Ontario government rolls out OHIP+ program
As of Jan. 1, over 4,400 prescriptions were made free and available to all Ontario youth that are under the age of 24 and covered by the Ontario Health Insurance Plan (OHIP).
The program, called OHIP+, is the first of its kind in Canada, and will cost taxpayers approximately $465 million annually, according to the Ontario government website.
All children and youth who are already covered by OHIP, will automatically be covered under the program OHIP+, and coverage will cease on the individual’s 25th birthday, according to the Ontario Ministry of Health website.
OHIP+ will cover medication that is currently available through the Ontario Drug Benefit (ODB) program, such as oral contraceptives, antibiotics, inhalers for asthma, antidepressants, epilepsy drugs, attention deficit hyperactivity disorder (ADHD) drugs, various insulins, oral diabetic medications, EpiPens, and several drugs to treat childhood cancers and other rare conditions.
Individuals simply need to present their pharmacists with their Ontario health card number and a valid prescription in order to have 100 per cent of the costs covered.
Shelly Bardai, a pharmacist at Toronto General Hospital, explained that not every medication is covered under OHIP+ and that brand name medications are not covered either; only the generic brand.
She further explained that every single prescription first has to go through OHIP and then through private insurances if the patient or their parents have it.
“For example, when I go to get prescriptions for my daughters, even though their father has insurance and I have insurance, it has to go through OHIP first,” Bardai said. “I think it’s a good thing for people who don’t have insurance and have to pay out of pocket for their prescriptions.”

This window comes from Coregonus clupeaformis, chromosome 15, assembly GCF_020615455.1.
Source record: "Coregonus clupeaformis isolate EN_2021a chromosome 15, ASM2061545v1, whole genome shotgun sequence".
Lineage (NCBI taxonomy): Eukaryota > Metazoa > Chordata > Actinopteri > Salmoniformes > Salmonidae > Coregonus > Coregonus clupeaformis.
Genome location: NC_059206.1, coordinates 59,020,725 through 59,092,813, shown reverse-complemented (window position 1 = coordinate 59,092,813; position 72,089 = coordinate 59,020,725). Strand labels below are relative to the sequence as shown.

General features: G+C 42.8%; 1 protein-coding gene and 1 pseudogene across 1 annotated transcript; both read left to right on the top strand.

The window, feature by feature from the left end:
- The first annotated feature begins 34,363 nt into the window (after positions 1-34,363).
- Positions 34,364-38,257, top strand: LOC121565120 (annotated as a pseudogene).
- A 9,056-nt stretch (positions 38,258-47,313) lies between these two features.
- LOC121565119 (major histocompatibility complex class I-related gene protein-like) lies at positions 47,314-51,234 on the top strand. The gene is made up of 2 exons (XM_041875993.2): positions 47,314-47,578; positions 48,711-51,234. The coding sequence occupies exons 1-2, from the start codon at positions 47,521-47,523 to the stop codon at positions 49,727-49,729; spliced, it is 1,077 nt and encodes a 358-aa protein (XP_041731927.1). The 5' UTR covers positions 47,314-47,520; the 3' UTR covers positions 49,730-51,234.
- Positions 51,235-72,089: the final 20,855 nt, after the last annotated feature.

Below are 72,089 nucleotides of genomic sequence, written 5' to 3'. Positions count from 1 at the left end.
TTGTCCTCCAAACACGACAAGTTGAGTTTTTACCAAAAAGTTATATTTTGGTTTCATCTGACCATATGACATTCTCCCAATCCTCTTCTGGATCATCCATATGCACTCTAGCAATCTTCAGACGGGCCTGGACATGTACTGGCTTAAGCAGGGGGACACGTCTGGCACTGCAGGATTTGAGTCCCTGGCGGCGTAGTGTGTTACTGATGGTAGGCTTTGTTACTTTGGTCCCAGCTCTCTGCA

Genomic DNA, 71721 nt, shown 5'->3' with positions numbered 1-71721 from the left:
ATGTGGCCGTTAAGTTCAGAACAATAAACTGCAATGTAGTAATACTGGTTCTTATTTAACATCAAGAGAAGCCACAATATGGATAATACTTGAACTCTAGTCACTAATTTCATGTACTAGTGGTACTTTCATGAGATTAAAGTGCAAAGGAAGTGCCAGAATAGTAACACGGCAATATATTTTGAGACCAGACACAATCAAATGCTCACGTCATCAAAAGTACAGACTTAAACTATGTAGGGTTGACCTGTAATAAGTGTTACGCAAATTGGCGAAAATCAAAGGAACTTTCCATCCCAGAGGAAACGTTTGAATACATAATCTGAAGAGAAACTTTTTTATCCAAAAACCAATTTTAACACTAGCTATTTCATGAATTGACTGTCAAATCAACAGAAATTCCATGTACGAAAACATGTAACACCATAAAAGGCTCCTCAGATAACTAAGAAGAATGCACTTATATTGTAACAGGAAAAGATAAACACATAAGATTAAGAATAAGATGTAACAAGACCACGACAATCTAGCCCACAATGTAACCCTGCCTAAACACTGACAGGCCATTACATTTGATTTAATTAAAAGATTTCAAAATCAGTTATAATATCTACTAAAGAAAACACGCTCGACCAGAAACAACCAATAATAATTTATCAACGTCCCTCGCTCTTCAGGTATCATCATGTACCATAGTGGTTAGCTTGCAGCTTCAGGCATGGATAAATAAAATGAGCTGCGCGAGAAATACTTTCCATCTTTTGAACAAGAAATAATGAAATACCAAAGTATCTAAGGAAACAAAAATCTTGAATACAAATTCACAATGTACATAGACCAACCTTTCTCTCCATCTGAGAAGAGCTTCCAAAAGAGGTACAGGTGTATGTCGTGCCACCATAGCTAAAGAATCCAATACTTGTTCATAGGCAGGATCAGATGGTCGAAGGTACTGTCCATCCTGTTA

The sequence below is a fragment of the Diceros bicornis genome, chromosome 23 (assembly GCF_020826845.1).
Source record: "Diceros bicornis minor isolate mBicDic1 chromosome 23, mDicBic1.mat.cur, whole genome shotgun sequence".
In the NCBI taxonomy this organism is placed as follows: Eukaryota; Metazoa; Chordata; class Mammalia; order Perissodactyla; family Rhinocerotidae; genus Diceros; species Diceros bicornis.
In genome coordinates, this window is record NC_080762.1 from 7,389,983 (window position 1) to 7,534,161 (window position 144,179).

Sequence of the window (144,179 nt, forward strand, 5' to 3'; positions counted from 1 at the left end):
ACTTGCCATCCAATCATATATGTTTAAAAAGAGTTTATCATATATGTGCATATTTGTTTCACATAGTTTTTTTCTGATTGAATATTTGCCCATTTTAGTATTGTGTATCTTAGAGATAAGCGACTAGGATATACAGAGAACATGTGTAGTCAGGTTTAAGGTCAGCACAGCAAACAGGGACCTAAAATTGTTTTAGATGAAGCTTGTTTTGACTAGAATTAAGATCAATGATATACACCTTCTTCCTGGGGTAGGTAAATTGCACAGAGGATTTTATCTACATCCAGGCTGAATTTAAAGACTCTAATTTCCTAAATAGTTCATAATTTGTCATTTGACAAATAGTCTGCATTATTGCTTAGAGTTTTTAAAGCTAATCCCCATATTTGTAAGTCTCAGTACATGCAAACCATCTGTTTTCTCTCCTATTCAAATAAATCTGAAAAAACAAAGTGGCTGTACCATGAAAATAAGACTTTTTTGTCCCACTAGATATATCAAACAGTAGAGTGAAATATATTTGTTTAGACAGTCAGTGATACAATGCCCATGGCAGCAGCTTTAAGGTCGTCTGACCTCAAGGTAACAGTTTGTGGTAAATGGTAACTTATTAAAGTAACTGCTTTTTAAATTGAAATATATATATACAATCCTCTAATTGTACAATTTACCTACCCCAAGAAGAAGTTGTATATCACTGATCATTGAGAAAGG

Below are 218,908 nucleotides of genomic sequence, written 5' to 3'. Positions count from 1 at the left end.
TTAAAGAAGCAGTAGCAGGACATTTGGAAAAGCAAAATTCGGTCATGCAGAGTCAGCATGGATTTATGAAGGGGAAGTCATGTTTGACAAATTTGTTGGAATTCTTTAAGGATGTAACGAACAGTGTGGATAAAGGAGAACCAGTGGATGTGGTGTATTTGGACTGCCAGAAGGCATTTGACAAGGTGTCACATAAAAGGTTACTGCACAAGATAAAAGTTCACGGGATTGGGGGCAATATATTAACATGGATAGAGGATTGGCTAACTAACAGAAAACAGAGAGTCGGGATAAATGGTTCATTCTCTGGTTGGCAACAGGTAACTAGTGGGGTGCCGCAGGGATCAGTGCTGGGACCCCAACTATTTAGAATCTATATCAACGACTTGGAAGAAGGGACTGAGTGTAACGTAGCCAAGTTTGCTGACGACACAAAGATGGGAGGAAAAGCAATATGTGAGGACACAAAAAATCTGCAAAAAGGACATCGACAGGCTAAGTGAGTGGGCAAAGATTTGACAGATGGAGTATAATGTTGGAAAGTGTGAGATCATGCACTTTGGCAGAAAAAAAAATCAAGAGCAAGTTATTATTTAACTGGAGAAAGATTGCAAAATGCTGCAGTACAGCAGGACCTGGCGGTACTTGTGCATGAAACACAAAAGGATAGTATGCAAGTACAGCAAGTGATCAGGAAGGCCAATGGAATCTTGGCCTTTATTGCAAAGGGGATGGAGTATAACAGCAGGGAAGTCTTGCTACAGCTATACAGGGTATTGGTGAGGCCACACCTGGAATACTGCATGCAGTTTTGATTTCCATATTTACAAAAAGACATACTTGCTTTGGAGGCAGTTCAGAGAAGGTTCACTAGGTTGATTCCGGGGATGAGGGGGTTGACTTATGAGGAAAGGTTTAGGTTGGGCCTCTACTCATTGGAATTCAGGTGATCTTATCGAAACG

Students who attend university out of province, will still be eligible for coverage under OHIP+ as long as they are insured under OHIP, have a valid prescription, and obtain their medication from a pharmacy within Ontario, according to the Ontario government’s website.
Zameer Masjedee, Carleton University Students’ Association (CUSA) president, said the OHIP+ program will benefit students in many ways.
He said now that the government is covering the costs of prescription drugs, the money that was spent on the university’s student drug plan can be reallocated to other parts of the plan such as dental, vision, and counselling services.
CUSA’s student drug plan, which is administered by Studentcare, covers 80 per cent of the cost of eligible prescription drugs and vaccinations, up to $2,000 per policy year and is optional; however, there is a $5 dispensing fee per prescription, refill or vaccination, according to the Studentcare website.
Students are automatically eligible for the Student Drug Plan when they are enrolled in at least four classes each semester. The plan covers most medications legally requiring a prescription, however certain drugs may require prior approval.
Alicia Murray, a first-year student at Carleton originally from Victoria, B.C., said back home, she is not aware of a program in place like OHIP+.
She said she is covered under her parents’ insurance until the age of 25.
“I’ve had to pay for prescriptions, only part of it gets covered most of the time so this [OHIP+] sounds really good compared to what I have,” Murray said.
Photo by Trevor Swann